UK Water – A Time Of Change

Unprecedented flooding and drought in the past few years have focused attention on UK water resources. And, in recent months, the concept of water footprinting has gained much publicity, writes Duncan Brown

When David Dewell, a health and safety and facilities manager at Saft Batteries in South Shields, set about carrying out some energy efficiency checks in the factory, he made a series of alarming discoveries. “There was a solenoid valve in one of the machines,” he says. “We thought, when we turned off the machine, the power being shut off would close the valve.”

It turned out this wasn’t the case: about 17,000 litres of water were draining through the valve every day. David found a broken ballcock in a toilet overflow tank that sent water out onto a rooftop drain 24 hours a day. He found that the overflows in all eight of his shop-floor toilets were doing the same.

Between Friday lunchtime and Monday morning, the shop floor toilets alone spat out 8,000 litres. “I was using 85,000 litres in 24 hours,” says David. “Now we’re steady at about 13,000.”

Since the checks, David’s company has saved about £30,000 on its water bill this year. However, the tools that encouraged and enabled him to carry out these checks were only made public in a trial programme last year. It’s called Rippleffect, created by government-sponsored sustainability consultants Envirowise.

It’s one of a number of new initiatives which is putting the emphasis on sustainability in the way Britain’s water is managed. Although really severe water shortages are naturally associated with the hotter parts of the world, new research shows that even parts of the wet and windy UK are in danger of tipping into dangerously unsustainable usage patterns. In parts of the South-east, we already have less water per person than Egypt or Morocco. Greater awareness and easily available tools can help businesses like David’s reap enormous benefits from resource efficiency, but there are also more fundamental changes taking place.

These are happening on a national level. The Water Services Regulation Authority, better known as Ofwat, is currently in the process of adjusting price limits for the period 2009-2015. The water companies conduct this periodic review (PR) in association with Ofwat every five years, when everybody in the water industry takes a step back to reappraise the situation. It’s a flexible way of adapting to large-scale forces, such as climate change and population growth, and Ofwat’s decisions will affect every part of the water economy from abstraction to consumption. The 2009 review is set to be the first when climate change becomes a central factor in their deliberations.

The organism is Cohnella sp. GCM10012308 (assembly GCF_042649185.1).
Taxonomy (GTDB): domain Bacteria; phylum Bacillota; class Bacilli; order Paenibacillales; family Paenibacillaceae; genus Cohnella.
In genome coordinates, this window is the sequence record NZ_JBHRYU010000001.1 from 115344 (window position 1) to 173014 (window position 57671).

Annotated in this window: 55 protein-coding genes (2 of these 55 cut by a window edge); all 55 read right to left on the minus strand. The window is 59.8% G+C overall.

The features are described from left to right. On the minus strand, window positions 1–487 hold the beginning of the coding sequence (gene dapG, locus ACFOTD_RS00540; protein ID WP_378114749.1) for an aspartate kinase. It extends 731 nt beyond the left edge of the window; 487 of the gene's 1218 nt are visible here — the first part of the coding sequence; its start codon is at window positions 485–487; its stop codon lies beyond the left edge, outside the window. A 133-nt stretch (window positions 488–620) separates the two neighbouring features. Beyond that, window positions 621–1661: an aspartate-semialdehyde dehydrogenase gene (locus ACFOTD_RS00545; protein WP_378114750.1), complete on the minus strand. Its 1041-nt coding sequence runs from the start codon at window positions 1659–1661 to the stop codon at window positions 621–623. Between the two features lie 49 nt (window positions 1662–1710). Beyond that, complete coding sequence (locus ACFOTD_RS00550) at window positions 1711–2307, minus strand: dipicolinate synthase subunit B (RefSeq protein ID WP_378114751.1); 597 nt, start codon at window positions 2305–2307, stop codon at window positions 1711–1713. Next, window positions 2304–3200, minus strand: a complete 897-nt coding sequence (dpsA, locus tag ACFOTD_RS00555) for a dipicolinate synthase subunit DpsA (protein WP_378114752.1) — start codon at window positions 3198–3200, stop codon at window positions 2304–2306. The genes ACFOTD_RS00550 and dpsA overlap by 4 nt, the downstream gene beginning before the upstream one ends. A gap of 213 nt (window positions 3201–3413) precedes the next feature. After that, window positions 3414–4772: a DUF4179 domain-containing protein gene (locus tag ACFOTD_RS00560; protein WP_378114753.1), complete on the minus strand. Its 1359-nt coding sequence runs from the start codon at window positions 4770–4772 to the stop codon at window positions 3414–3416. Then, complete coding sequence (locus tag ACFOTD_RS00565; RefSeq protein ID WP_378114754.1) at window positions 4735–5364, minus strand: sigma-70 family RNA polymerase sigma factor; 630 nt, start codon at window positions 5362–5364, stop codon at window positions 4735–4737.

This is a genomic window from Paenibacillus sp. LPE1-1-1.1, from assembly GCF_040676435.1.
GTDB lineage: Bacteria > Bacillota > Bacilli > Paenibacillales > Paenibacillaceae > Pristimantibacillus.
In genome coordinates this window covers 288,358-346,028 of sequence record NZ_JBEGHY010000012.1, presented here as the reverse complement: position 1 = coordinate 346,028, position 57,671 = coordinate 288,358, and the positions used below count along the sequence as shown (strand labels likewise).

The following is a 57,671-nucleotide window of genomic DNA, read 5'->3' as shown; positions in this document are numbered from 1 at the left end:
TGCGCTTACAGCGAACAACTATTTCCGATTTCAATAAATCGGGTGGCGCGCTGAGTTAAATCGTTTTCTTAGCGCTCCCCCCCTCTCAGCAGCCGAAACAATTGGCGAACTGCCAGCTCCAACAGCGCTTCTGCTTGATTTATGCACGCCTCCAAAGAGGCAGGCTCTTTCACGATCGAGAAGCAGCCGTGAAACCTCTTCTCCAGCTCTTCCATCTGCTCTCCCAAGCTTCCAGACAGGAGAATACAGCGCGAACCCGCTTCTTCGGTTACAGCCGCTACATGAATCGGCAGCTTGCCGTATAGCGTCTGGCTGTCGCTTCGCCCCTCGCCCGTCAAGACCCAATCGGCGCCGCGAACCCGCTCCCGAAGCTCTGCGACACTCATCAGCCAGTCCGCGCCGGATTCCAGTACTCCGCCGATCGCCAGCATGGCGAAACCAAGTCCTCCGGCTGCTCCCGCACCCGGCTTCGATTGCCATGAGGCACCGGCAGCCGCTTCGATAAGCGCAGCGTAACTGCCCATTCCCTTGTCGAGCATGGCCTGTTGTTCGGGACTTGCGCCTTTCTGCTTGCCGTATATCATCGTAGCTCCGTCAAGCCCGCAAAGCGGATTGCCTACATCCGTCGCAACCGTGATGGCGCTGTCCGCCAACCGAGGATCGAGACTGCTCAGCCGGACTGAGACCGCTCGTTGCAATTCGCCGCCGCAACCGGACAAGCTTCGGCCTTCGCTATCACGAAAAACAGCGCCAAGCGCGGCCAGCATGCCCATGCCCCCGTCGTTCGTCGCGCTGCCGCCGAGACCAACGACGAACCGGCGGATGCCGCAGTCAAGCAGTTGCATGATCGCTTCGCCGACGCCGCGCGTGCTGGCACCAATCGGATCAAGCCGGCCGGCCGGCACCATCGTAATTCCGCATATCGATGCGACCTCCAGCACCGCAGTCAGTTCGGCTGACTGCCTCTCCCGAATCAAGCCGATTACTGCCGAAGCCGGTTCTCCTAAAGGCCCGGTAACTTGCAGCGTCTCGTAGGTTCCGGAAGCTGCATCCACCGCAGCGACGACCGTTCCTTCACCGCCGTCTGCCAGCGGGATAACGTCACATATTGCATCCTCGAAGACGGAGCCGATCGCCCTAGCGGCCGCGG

“[Climate change] wasn’t a high-priority issue. It is now,” says Dr Mike Kiel, head of climate change policy at Ofwat. It’s fraught with uncertainties. “You could de-risk, at great expense, climate change,” says Kiel. “For example, a company might want to build a whole lot of reservoirs, but consumers would be paying for that in their bills. We have to strike a balance: how much risk should a company bear, how much risk should consumers bear?”

Ofwat is planning to use the PR to create more competition within the industry, a practice that has already shown itself to be effective in Scotland, where competition over commercial customers already exists. Kiel believes these kinds of market forces can encourage innovation towards efficiency, and that a potential outcome of market forces could be the creation of new water retail companies, which might trade on sustainable credentials.

While Ofwat deals with water companies and prices, other factors are coming into play which are directly concerned with the availability and quality of water and how we consume it. The Environment Agency is currently preparing its water strategy for the next 25 years and beyond, to be released in the spring.

“The 2006 drought focused people’s minds,” says Andy Turner, the water resources policy manager at the agency. “Now we’ve got new legislation, as well as more information on population and better information on climate change.”

According to Defra, some water sources in Britain already see over-abstraction to the point where the authorities are planning to “identify any licence that needs to be varied, or possibly revoked, in order to mitigate the adverse environmental effects”. To move forward sustainably, Turner says, we need common understanding of the nature of the pressures we’re facing in the future.